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Retiring soon? Take these steps to ease post-career anxiety

Once retirement begins, you're left to handle the often challenging transition from receiving a regular paycheck to creating your own income stream from retirement assets. It means a shift in mind-set—switching from putting money into retirement accounts to withdrawing money from them.

Whether you have two retirement savings accounts or five, you'll want to take certain steps to streamline your inflows, outflows and financial accounts so that you can spend more of your time enjoying retirement rather than managing it.

1. Estimate your total expenses. The first thing you'll need to do is total up your anticipated annual expenses so that you know how much income you'll need to cover them. A good rule of thumb is to save at least eight times your preretirement salary to increase the chances that you won't outlive your savings.

Ideally, you want to start saving in your 20s because the earlier you start saving, the more time your money has to grow. However, if you're in your 30s, 40s or even 50s and you haven't started saving, you're not alone.

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About one-third of the people in the U.S. have nothing saved for retirement, according to a Bankrate.com survey. In fact, 33 percent of them are ages 30 to 49, and 26 percent are 50 to 64. The most important thing to remember is that no matter how old you are, it's never too late, and you can start now.

Seven steps
Peter Hermus | Getty Images

2. Tally up your income. Once you've calculated expenses, determine how much your guaranteed income (e.g., a pension, annuity or Social Security) and variable income (e.g., part-time work or rental income) will cover. The remainder of your expenses will have to be funded by withdrawals from your investment portfolio.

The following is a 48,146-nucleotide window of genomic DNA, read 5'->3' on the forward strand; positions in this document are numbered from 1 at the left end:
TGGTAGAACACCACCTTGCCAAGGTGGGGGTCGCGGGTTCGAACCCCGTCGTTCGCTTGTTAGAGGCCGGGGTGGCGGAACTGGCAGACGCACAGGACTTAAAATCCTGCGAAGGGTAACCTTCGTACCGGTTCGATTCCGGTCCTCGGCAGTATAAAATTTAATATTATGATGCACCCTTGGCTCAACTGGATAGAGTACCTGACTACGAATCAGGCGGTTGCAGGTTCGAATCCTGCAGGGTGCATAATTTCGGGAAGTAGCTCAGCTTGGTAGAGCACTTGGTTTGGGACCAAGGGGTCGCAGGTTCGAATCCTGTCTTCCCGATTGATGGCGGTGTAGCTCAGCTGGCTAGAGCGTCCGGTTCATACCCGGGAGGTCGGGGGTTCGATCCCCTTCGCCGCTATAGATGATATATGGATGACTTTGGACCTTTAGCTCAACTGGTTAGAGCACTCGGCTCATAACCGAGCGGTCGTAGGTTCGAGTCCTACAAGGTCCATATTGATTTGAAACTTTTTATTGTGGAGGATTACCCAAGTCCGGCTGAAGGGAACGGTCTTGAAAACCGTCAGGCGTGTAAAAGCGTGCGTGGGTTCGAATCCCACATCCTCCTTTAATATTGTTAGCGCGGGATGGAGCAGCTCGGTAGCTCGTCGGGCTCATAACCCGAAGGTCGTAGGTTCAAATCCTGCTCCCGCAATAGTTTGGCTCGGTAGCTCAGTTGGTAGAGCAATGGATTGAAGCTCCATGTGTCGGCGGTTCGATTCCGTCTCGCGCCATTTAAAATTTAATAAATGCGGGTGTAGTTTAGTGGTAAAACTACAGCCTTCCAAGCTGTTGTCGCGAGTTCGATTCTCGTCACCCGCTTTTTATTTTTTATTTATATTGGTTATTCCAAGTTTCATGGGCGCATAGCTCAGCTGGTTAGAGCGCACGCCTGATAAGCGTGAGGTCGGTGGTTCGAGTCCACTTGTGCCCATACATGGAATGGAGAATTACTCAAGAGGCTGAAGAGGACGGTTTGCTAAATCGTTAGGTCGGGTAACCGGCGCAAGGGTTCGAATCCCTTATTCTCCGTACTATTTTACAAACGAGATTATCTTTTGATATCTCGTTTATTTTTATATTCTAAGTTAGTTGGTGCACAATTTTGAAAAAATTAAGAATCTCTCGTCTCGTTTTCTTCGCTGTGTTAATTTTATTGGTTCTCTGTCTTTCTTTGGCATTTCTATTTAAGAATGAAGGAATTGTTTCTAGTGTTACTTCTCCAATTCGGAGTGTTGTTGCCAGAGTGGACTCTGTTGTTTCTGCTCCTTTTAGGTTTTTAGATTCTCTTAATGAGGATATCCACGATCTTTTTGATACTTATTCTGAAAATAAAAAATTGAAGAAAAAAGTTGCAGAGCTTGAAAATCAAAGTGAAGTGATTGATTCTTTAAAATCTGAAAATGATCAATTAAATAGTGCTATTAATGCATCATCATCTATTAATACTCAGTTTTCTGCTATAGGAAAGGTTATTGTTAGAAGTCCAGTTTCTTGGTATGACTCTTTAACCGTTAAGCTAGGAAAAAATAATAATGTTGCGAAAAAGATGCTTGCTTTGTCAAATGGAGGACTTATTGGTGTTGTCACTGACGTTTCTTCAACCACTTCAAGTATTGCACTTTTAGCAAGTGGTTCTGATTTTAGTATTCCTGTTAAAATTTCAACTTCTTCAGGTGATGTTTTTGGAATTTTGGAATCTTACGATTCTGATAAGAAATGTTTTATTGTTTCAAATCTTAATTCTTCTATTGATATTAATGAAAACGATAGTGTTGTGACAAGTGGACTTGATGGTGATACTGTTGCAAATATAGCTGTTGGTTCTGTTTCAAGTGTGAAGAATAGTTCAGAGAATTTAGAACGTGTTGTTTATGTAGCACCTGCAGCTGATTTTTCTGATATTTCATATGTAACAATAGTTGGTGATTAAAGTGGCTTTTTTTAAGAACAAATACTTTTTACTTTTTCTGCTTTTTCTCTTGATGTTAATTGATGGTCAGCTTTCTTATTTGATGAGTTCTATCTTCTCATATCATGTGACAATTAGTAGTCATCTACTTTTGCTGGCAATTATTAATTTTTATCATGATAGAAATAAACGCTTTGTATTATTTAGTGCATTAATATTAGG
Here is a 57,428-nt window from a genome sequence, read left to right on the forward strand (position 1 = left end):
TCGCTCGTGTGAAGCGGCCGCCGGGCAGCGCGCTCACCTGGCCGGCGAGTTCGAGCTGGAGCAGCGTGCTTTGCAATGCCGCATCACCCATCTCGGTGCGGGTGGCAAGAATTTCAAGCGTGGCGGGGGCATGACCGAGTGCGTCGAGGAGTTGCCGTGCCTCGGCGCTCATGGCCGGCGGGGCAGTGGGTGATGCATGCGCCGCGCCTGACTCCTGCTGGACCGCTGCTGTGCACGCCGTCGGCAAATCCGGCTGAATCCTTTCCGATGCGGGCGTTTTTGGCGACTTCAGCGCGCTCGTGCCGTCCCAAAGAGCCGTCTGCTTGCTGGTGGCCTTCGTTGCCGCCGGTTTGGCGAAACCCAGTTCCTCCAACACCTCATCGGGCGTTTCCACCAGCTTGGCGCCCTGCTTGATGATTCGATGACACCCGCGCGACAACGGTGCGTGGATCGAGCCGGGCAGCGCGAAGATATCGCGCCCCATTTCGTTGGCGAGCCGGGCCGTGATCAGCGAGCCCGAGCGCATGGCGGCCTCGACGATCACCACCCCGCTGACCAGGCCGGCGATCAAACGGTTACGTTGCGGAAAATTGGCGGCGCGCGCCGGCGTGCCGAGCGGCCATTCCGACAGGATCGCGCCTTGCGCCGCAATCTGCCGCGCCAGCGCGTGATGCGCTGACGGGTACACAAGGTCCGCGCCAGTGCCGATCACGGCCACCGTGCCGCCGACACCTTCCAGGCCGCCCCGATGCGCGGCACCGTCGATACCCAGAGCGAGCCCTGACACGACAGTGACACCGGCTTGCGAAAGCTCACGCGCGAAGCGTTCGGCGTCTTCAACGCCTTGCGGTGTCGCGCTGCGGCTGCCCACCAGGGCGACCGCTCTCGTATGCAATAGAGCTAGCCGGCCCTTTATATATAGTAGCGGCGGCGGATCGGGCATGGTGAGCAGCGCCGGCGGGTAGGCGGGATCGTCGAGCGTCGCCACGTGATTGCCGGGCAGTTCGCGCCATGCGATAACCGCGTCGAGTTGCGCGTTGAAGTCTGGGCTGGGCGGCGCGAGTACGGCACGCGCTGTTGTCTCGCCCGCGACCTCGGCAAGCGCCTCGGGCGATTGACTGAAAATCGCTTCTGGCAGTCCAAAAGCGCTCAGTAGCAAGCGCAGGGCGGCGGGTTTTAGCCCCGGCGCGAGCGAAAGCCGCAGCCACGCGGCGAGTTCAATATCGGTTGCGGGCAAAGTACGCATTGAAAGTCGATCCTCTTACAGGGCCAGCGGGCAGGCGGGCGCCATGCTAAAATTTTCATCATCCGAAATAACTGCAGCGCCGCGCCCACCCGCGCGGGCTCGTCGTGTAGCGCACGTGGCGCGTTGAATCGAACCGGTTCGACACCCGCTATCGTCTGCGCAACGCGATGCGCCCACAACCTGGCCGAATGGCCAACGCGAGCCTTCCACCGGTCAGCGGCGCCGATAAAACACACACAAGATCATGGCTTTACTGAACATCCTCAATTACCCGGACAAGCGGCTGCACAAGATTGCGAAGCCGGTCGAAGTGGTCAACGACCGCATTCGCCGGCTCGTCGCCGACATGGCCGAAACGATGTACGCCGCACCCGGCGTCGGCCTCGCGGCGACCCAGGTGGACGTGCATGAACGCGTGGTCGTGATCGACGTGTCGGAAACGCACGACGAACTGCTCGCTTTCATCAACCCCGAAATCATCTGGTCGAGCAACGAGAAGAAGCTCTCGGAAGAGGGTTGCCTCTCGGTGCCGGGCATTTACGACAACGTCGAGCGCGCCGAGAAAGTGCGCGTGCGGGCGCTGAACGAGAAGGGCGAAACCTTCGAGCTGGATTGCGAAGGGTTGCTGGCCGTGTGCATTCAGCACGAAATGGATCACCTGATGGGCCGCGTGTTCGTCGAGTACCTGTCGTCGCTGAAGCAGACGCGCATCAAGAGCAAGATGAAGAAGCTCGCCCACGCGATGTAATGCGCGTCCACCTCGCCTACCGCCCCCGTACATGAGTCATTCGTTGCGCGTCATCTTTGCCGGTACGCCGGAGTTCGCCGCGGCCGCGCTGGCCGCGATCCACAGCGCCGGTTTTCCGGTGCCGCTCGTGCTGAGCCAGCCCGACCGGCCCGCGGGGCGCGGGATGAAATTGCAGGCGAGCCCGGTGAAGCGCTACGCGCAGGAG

3. Evaluate your Social Security options. You can start your Social Security benefits anywhere from age 62 to 70, but there are advantages to waiting. The earlier you start, the more your benefits will be reduced based on how many months you receive them before you reach full retirement age. If you wait until your full retirement age, your benefits won't be affected at all, and if you wait until after, your benefits will actually increase.

4. Fund the difference. The amount you withdraw from investments (either income or capital appreciation) should change a bit year to year, depending on how much your expenses and other income sources vary. It should also take into account market fluctuations and inflation adjustments.

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5. Set up a home base. With a variety of income sources, you'll have a mix of cash inflows on your hands. It will be easier to manage these from one "home base" account.

There are two approaches you can take to this. The simplest way is to use a single checking account to handle most, if not all, inflows and outflows.

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However, if you'd like to mimic a real paycheck, consider setting up a linked checking and savings account. Have all of your retirement income deposited into savings, and then automate a semimonthly transfer to your checking account so that you get "paid"—just like when you were working.

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6. Have a safety-net fund. Aside from your investment portfolio and home-base account, you'll want to have a safety-net fund. Similar to the one you probably had when you were working, this is a reserve of investment funds that you can dip into when you need cash that your typical income doesn't cover.

This account could be key in covering larger, unexpected costs, such as a major medical expense or necessary home repair, and will sit separately from investments that you have specifically targeted for providing income in retirement.


"Set up a separate bank account so that you can transfer your estimated tax payments to it whenever you receive income that hasn't had any tax withheld, and work closely with an accountant at tax time."

7. Don't forget taxes. Given that employers typically withhold taxes from your paycheck for you, it's easy to forget about them once you stop working. In retirement, you'll be largely responsible for figuring out your own tax burden.

That said, you should set up a separate bank account so that you can transfer your estimated tax payments to it whenever you receive income that hasn't had any tax withheld, and work closely with an accountant at tax time. This will ensure that you don't spend anything that's not actually yours to keep.


—By Jon Stein, special to CNBC.com. Stein is founder and CEO of Betterment, which ranked 45th on the 2014 CNBC Disruptor 50 list. The firm offers Web-based money-management services.